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Shear and Diagonal Tension 1

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Acknowledgement This Powerpoint presentation was prepared by Dr. Terry Weigel, University of Louisville. This work and other contributions to the text by Dr. Weigel are gratefully acknowledged. 2

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Shear Stresses in Concrete Beams 3 Diagonal tension – Mohr’s circle Principal stresses Flexural stress Shear stress Principal angle

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Shear Strength of Concrete 4 ACI Code Equation 11-3 – conservative but easy to use ACI Code Equation 11-5 – less conservative but “difficult” to use

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Shear Strength of Concrete 5 Equation 11-3 Equation 11-5

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Shear Cracking of Reinforced Beams 6 Flexural shear crack – initiate from top of flexural crack For flexural shear cracks to occur, moment must be larger than the cracking moment and shear must be relatively large Flexural shear cracks oriented at angle of approximately 45 degrees to the longitudinal beam axis

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Flexural-shear Cracks 7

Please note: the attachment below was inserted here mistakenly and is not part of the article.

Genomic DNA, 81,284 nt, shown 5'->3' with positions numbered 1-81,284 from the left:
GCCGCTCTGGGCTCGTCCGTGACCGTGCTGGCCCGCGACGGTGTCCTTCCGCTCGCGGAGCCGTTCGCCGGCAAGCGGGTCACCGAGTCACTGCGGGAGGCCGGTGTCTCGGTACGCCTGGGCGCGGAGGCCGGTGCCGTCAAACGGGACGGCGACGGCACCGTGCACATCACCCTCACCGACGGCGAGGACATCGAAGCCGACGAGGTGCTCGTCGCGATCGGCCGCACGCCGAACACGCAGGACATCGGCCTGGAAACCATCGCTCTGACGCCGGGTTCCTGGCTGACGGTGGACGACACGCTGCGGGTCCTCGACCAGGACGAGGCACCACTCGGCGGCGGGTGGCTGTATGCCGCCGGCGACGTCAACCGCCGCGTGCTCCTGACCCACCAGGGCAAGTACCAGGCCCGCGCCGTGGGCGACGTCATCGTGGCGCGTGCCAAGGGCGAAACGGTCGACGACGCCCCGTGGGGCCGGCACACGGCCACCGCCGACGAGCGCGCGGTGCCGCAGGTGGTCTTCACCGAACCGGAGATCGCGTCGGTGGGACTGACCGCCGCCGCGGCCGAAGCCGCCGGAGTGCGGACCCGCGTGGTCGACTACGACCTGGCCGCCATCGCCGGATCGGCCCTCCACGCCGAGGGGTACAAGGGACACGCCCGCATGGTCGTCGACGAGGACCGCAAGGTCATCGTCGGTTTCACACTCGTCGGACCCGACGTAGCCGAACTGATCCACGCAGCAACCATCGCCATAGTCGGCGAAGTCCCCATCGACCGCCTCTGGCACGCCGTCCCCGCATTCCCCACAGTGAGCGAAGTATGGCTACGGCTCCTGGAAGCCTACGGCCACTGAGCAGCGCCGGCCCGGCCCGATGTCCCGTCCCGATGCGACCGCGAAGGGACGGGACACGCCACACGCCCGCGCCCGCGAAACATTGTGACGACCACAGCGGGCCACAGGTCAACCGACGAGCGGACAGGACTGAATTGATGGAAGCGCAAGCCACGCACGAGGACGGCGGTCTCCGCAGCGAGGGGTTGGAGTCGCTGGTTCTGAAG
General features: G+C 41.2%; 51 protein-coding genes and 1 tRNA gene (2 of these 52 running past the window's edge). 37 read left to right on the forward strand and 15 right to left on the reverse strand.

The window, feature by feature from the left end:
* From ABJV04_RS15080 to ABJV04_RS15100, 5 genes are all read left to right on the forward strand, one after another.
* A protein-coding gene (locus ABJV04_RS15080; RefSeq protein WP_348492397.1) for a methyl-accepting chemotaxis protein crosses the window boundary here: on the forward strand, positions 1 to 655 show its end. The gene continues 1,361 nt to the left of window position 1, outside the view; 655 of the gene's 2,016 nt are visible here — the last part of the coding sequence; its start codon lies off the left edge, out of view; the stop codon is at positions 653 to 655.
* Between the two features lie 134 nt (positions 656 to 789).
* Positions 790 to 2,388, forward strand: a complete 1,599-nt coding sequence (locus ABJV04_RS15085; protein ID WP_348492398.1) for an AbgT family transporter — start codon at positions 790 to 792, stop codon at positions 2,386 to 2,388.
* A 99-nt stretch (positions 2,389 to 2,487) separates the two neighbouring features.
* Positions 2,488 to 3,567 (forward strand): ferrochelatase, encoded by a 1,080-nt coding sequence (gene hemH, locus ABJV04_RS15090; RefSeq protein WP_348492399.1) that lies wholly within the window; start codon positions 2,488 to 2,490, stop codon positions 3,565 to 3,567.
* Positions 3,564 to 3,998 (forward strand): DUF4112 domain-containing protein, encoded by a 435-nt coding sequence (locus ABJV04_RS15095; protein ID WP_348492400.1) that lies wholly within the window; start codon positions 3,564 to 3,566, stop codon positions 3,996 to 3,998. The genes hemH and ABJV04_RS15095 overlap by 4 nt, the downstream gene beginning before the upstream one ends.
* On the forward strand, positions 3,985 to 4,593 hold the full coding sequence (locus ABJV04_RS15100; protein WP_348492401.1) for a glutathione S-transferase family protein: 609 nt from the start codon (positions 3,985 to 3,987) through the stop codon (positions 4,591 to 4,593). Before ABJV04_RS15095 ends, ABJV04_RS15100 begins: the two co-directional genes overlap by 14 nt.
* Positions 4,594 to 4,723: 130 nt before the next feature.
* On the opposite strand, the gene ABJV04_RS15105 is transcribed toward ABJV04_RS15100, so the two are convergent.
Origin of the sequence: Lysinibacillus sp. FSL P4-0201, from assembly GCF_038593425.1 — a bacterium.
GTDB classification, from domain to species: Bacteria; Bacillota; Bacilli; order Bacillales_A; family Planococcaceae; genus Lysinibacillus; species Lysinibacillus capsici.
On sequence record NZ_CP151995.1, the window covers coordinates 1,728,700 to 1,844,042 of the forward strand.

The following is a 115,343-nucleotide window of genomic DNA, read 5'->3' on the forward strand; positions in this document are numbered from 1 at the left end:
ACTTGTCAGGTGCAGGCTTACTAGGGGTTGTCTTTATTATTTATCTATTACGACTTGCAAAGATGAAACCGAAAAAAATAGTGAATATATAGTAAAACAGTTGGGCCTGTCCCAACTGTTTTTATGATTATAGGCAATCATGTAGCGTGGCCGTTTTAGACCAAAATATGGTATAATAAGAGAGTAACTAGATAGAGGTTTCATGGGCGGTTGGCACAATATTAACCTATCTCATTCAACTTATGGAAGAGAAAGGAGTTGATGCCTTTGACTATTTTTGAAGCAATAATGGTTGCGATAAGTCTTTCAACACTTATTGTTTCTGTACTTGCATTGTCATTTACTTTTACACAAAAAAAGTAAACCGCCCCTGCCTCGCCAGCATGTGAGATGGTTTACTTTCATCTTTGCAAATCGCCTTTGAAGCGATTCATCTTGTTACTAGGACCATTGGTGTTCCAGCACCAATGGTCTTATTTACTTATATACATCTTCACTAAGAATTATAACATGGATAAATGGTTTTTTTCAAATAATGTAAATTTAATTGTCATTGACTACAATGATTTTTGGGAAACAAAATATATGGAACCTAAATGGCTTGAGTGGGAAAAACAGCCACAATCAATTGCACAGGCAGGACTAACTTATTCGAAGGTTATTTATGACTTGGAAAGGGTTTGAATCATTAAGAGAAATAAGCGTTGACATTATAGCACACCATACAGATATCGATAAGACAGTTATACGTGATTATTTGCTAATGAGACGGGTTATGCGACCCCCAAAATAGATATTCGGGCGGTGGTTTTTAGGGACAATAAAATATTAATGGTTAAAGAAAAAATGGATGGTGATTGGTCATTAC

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Shear Cracking of Reinforced Beams 8 Web shear crack – form independently Typically occur at points of small moment and large shear Occur at ends of beams at simple supports and at inflection points at continuous beam

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Web-shear Cracks 9

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Web Reinforcement 10 Stirrups Hangers At a location, the width of a diagonal crack is related to the strain in the stirrup – larger strain = wider crack To reduce crack width, stirrup yield stress is limited to 60 ksi

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Web Reinforcement 11 Small crack widths promote aggregate interlock Limiting stirrup yield stress also reduces anchorage problems

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Types of Stirrups 12

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Types of Stirrups 13

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Types of Stirrups 14

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Types of Stirrups 15

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Types of Stirrups 16

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Types of Stirrups 17

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Types of Stirrups 18

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Types of Stirrups 19

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Types of Stirrups 20

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Behavior of Beams with Web Reinforcement 21 Truss analogy Concrete in compression is top chord Longitudinal tension steel is bottom chord Stirrups form truss verticals Concrete between diagonal cracks form the truss diagonals